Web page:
All Saints Church, Maidstone, KwaZulu-Natal

All Saints Church is a church in the village of Maidstone on the Dolphin Coast in the Anglican Diocese of Natal in KwaZulu Natal, South Africa.


Maidstone in KwaZulu Natal was named after Maidstone in Kent in the UK. It was a model village built exclusively for the white community who worked for the Tongaat Sugar Company.[1] All Saints was likewise named after its English namesake in Kent.

In 1930, thirty-eight members of the sugar mill staff signed a petition asking for a central church to be built. They argued that a church would have a good moral and social influence on the community and would be a welcome addition to the district's architecture.[2] The petition was granted by the Tongaat Sugar Company. Land was subsequently bought by Thomas Hamlyn, who farmed at Frasers,[3] from Edward Saunders, owner of the Tongaat Sugar Estate.[4] In granting the petition one of the company's stipulations was that the building had to have a tiled roof and the walls were to be a least nine inches thick. The directors of the company also reserved the right to intervene should the grounds or buildings not remain in a state of proper repair.[2]

The cornerstone was laid in early 1932 but stopped in June of that year when several workmen fell ill with malaria. Work resumed in July and was sufficiently complete by October the following year (1933) for an opening ceremony.[2] The first priest, the Revd Roderick Davies, furnished the interior through generous donations. All Saints Maidstone was dedicated with the prayer used in 1395 at the dedication of All Saints Maidstone in Kent. All Saints fell under the Parish of Verulam as a chapelry.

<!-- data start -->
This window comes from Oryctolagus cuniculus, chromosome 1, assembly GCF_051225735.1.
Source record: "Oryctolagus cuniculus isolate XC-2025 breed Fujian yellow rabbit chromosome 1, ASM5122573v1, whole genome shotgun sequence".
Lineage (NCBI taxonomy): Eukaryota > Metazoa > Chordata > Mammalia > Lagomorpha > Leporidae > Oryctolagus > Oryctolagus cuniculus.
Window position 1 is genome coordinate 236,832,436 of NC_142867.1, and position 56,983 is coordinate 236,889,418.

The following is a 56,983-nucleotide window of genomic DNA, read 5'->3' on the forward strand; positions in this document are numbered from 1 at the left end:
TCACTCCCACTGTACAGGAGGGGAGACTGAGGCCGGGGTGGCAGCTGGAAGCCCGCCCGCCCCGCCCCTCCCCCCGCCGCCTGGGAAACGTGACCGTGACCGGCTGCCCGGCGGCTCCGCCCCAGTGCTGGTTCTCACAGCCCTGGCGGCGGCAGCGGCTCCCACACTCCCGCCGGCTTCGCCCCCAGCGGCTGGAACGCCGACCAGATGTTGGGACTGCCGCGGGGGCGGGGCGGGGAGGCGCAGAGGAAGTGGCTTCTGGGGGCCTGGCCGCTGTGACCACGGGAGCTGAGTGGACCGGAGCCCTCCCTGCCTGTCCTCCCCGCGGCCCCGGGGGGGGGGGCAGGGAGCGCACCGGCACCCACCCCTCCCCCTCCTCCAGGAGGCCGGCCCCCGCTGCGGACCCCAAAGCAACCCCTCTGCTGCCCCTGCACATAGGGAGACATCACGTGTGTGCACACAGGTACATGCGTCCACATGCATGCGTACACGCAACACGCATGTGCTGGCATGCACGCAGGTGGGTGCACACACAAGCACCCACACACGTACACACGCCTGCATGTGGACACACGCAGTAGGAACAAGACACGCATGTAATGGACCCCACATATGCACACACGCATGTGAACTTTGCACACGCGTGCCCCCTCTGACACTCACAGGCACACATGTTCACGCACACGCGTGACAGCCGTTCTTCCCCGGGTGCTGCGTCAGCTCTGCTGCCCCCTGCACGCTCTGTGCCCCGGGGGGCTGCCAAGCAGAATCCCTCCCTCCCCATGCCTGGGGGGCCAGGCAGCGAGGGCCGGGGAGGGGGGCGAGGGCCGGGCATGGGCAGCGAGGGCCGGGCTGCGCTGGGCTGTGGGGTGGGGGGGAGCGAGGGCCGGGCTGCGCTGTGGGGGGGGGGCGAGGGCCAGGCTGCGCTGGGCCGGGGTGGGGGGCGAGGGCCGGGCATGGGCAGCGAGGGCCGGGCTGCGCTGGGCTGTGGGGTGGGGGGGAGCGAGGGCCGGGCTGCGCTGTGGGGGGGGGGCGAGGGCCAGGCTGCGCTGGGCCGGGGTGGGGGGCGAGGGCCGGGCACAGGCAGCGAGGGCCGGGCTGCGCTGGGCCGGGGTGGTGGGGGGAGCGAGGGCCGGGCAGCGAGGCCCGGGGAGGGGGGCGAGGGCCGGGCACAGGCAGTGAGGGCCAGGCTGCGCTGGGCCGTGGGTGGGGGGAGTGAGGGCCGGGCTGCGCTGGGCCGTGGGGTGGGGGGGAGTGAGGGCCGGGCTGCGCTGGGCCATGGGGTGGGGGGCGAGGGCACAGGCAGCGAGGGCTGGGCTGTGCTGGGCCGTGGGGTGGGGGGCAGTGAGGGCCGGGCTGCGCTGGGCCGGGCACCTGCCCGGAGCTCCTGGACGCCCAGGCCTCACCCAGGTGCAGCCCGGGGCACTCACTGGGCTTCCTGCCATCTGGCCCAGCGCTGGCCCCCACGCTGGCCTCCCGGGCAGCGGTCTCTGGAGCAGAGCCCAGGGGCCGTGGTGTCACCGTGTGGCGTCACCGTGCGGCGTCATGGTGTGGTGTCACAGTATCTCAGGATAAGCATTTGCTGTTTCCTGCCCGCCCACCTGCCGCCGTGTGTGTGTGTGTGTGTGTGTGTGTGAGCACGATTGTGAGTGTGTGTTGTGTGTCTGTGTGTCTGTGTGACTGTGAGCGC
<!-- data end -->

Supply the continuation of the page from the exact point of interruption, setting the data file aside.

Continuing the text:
In the ensuing years stained-glass windows and plaques were added in memory of some of the families who helped establish the church. Seventy teak chairs were replaced with nineteen pews made of afromasia in 1965.

Upon entering the church the carved reredos can be seen behind the altar, commissioned in the 1950s and carved by the sculptor, Mary Stainbank. The reredos shows twelve figures, six on either side of Jesus, some major, other minor saints, representing different races and ages, both male and female.

Later developmentsEdit

In the early 1970s a commission was set up by Michael Nuttall, bishop of Natal to investigate parish boundaries. There were two problematic parishes on the north coast, namely Verulam and Stanger, with the boundary between the two running through the future town of Ballitoville (now Ballito). The commission recommended in 1972 that the parish boundary between Verulam and Stanger should simply be the Umhlali River.[5] All Saints fell under St Thomas Verulam along with St Catherine Mt Edgecombe. The commission suggested that All Saints Maidstone and All Souls Umhlali become separate parishes. All Saints was made a parish in 1994.

However various rectors of St Thomas Verulam, resided in the vicarage alongside All Saints' church in Maidstone, for a number of years, notwithstanding the fact that the parish was still officially designated Parish of Verulam till 1994; They were the reverends

  • Graham Ronald McCollum 1972 – 1980
  • William George Hardwick 1981 – 1985
  • Charles Ernest van Heerden 1986 – 1990
  • Arthur Henderson Gosling 1992 – 1998.

Thereafter the following priests were in residence at Parish of Maidstone, and all officiated under the oversight of the archdeacon.

  • Ivan Ruiters 1999 - 2000
  • Ivan Gunkel 2001 - 2003
  • Neville Pike 2009 - 2011